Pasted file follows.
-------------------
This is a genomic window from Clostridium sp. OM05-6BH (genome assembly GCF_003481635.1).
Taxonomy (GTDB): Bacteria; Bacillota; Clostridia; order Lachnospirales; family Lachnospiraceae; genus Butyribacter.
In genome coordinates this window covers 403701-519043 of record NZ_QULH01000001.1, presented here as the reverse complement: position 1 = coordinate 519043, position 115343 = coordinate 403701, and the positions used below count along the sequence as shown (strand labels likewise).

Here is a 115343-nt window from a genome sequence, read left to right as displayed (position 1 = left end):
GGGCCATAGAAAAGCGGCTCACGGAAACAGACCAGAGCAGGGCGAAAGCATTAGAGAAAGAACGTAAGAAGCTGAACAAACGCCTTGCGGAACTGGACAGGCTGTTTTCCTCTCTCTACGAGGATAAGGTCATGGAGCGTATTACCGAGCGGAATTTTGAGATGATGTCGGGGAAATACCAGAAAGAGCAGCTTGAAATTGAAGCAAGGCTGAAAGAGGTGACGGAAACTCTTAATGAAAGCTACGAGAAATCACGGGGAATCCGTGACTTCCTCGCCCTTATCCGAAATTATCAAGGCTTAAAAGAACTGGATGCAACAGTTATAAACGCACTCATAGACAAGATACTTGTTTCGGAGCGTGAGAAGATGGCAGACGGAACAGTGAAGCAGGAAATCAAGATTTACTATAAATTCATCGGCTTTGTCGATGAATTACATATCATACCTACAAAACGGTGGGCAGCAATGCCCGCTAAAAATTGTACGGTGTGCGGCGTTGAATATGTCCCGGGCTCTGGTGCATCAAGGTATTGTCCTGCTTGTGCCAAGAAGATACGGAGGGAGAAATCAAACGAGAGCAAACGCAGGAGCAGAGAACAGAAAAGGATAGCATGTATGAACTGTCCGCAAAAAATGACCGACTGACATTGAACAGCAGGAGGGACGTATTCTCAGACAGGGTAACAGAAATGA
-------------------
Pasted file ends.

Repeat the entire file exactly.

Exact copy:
This is a genomic window from Clostridium sp. OM05-6BH (genome assembly GCF_003481635.1).
Taxonomy (GTDB): Bacteria; Bacillota; Clostridia; order Lachnospirales; family Lachnospiraceae; genus Butyribacter.
In genome coordinates this window covers 403701-519043 of record NZ_QULH01000001.1, presented here as the reverse complement: position 1 = coordinate 519043, position 115343 = coordinate 403701, and the positions used below count along the sequence as shown (strand labels likewise).

Here is a 115343-nt window from a genome sequence, read left to right as displayed (position 1 = left end):
GGGCCATAGAAAAGCGGCTCACGGAAACAGACCAGAGCAGGGCGAAAGCATTAGAGAAAGAACGTAAGAAGCTGAACAAACGCCTTGCGGAACTGGACAGGCTGTTTTCCTCTCTCTACGAGGATAAGGTCATGGAGCGTATTACCGAGCGGAATTTTGAGATGATGTCGGGGAAATACCAGAAAGAGCAGCTTGAAATTGAAGCAAGGCTGAAAGAGGTGACGGAAACTCTTAATGAAAGCTACGAGAAATCACGGGGAATCCGTGACTTCCTCGCCCTTATCCGAAATTATCAAGGCTTAAAAGAACTGGATGCAACAGTTATAAACGCACTCATAGACAAGATACTTGTTTCGGAGCGTGAGAAGATGGCAGACGGAACAGTGAAGCAGGAAATCAAGATTTACTATAAATTCATCGGCTTTGTCGATGAATTACATATCATACCTACAAAACGGTGGGCAGCAATGCCCGCTAAAAATTGTACGGTGTGCGGCGTTGAATATGTCCCGGGCTCTGGTGCATCAAGGTATTGTCCTGCTTGTGCCAAGAAGATACGGAGGGAGAAATCAAACGAGAGCAAACGCAGGAGCAGAGAACAGAAAAGGATAGCATGTATGAACTGTCCGCAAAAAATGACCGACTGACATTGAACAGCAGGAGGGACGTATTCTCAGACAGGGTAACAGAAATGA